1.Prevent extreme concentrations of economic power (monopolies)
2.Regulate unfair trade agreements
3.Prohibit price fixing
Designed to regulate competition
Section 1 of the Sherman Act
Prohibits all agreements "in restraint of Trade" (anything that impedes trade, transport and related activities.
Examples of restraint of trade
Monopolies, price fixing, other tactics used to inhibit competition.
Section 2 of the Sherman Act
Bans monopolization, the wrongful acquisition of a monopoly.
Section 5 of the Sherman Act
Prohibits unfair methods competition
Put in place because the provisions of the Sherman Act were not being enforced. clarified Sherman Act.
What are the provisions of the Clayton Act
Prohibits anti-competitive mergers, tying agreements, and exclusive dealing arrangements
Robinson-Putnam Act RPA
Bans price discrimination that reduces competition. permits price variation if due to costs.
Per Se Violation-category of antitrust violations
An automatic breach. Courts will generally not consider mitigating factors.
Rule of Reason Violation-category of antitrust violations
Only Illegal if they have a anti-competitive impact
strategies that allow companies to work together to their mutual advantage
What are the 3 potentially illegal cooperative strategies?
1. Horizontal Agreements
2. Vertical Agreements
3. Mergers and Joint ventures
Horizontal cooperative strategies
Agreements among competitors
Types of Horizontal Cooperative Strategies
1. Market Division
2. Price fixing and bid rigging
3. Refusal to deal
Market division an
effort by a group to divide its market. An arrangement to allocate customers, territories, or products. This is a Per Se violation of S1 of the Sherman Act.
Price fixing and bid rigging
price fixing-when competitors agree on the prices at which it will buy or sell products or services. bid rigging-competitors eliminate price competition by agreeing on who will submit the lowest bid. Per Se violation
Refusal to deal
A group of competitors boycotts a buyer, supplier, or even another competitor. Rule of reason violation if it harms competition.
Vertical Cooperative Strategies
Agreement among participants at different stages of production process.
Types of Vertical Cooperative Strategies
1. Reciprocal dealing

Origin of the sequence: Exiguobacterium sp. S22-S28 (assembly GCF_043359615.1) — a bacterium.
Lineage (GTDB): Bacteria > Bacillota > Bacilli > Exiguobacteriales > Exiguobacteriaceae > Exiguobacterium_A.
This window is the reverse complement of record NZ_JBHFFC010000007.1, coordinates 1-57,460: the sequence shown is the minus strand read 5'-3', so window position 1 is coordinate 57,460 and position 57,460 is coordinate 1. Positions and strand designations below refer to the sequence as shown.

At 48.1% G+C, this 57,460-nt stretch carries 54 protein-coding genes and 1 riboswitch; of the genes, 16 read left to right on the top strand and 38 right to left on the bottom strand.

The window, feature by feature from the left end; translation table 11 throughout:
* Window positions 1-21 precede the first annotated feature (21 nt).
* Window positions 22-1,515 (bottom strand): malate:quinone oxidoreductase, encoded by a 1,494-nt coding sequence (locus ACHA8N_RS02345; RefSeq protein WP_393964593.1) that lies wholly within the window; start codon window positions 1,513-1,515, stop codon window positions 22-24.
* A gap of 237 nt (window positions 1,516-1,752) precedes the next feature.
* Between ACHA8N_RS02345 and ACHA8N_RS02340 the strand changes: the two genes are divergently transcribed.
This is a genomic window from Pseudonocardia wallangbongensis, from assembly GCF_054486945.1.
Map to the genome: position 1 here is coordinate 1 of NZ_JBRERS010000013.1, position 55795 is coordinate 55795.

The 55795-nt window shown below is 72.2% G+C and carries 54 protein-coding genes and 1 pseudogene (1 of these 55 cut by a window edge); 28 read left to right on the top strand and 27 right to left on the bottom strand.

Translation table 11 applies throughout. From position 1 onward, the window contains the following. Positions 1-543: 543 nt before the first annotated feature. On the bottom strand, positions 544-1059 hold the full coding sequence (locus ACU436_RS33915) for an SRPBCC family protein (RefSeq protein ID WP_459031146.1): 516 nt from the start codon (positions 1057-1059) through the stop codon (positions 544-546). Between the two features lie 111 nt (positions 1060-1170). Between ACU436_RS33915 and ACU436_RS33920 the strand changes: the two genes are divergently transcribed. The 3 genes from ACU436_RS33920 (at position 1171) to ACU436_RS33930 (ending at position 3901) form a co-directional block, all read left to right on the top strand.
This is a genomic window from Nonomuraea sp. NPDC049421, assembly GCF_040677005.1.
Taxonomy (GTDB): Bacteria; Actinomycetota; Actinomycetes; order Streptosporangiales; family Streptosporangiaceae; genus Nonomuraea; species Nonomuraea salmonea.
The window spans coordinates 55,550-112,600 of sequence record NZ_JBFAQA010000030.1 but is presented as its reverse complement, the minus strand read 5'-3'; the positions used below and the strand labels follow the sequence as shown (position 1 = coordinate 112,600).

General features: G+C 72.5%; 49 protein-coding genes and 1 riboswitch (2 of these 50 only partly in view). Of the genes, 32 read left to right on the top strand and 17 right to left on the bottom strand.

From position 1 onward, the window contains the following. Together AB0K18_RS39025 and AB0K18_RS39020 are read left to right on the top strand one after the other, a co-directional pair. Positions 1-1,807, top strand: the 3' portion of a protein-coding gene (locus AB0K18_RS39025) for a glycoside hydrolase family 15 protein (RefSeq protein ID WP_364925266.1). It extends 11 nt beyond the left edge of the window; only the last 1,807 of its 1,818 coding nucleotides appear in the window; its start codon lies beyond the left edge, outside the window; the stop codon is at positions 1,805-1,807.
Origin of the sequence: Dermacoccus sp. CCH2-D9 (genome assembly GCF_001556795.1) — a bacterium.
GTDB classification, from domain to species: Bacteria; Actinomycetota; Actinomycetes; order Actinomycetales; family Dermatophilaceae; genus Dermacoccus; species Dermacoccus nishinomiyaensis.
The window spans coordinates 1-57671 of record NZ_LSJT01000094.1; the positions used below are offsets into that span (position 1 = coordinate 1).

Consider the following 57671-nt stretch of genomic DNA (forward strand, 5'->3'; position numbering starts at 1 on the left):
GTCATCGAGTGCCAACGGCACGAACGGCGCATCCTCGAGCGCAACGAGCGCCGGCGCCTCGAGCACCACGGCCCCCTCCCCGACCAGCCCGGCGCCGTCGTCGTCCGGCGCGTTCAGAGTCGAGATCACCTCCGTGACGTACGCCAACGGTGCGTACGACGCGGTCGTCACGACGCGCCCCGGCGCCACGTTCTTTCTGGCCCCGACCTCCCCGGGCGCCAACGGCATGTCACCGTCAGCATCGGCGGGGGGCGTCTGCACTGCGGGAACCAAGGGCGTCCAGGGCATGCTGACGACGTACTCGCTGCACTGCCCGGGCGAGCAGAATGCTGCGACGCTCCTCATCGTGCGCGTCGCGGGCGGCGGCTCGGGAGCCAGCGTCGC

2. Price discrimination
Buyer refuses to purchase goods from a supplier unless the supplier agrees to purchase items from the buyer. Rule of Reason violation
charging different prices to different purchasers if the items are the same or to lessen competition. RPA
Mergers and Joint ventures
The Clayton Act prohibits mergers that are anti competitive. Companies with substantial assets must notify the FTC before consummating a merger.
Companies that compete in the same market. Government has aggressively sought to prevent horizontal mergers that could lead to a monopoly or even a highly concentrated industry.
Merger of companies at different levels of the production process. These are challenged only if they are likely to increase entry barriers in a concentrated market.
A partnership for a limited purpose. Companies don't combine permanently only on a specific project, Government will usually permit.
The goal of an aggressive strategy is to gain an unfair advantage over competitors.
Aggressive business actions that are illegal as a violation of antitrust regulations
Controlling distributors and Retailers
Resale price Maintenance
To monopolize means to acquire a monopoly in the wrong way. Having a monopoly is legal unless it is gained or maintained by using wrongful tactics. Illegal under S2 of the Sherman Act
3 questions to ask to determine if a company is guilty of monopolization.
1.What is the Market?
2.Does the company control the market?
3.How did the company acquire its control?
occurs when a company lowers its prices below cost to drive competitors out of business. the goal of a predatory pricing scheme is either to win control of a market or to maintain it. A ban on these schemes prevents monopolization and attempts to monopolize.
What 3 things must a plaintiff prove to win a predatory pricing case?
1.The defendant is selling the products below cost
2.The defendant intends that the plaintiff go out of business.
3.if the plaintiff goes out of business the defendant will be able to earn sufficient profit to recoup its prior losses.
A tying arrangement is an agreement to sell a product on the condition that the buyer also purchases a different (or tied) product.
When is a tying agreement illegal
If the two products are clearly separate. If the seller requires the buyer to purchase the two products together. if the seller has significant power in the market for the tying product. If the seller is shutting out a part of the market for the tied product.
Controlling distributors and retailers
A method for excluding competitors thru allocating customers and territory and exclusive dealing agreements.
Allocating customers and territory
An by manufacturers to assign customers and territories. subject to rule of reason, only illegal if they adversely affect competition in the market.
Exclusive dealing contract One in which a distributor or retailer agrees with a supplier not to carry the products of any other supplier. rule of reason
Resale price maintenance (RPM)
The manufacturer sets minimum prices that retailers may charge. In other words, it prevents retailers from discounting.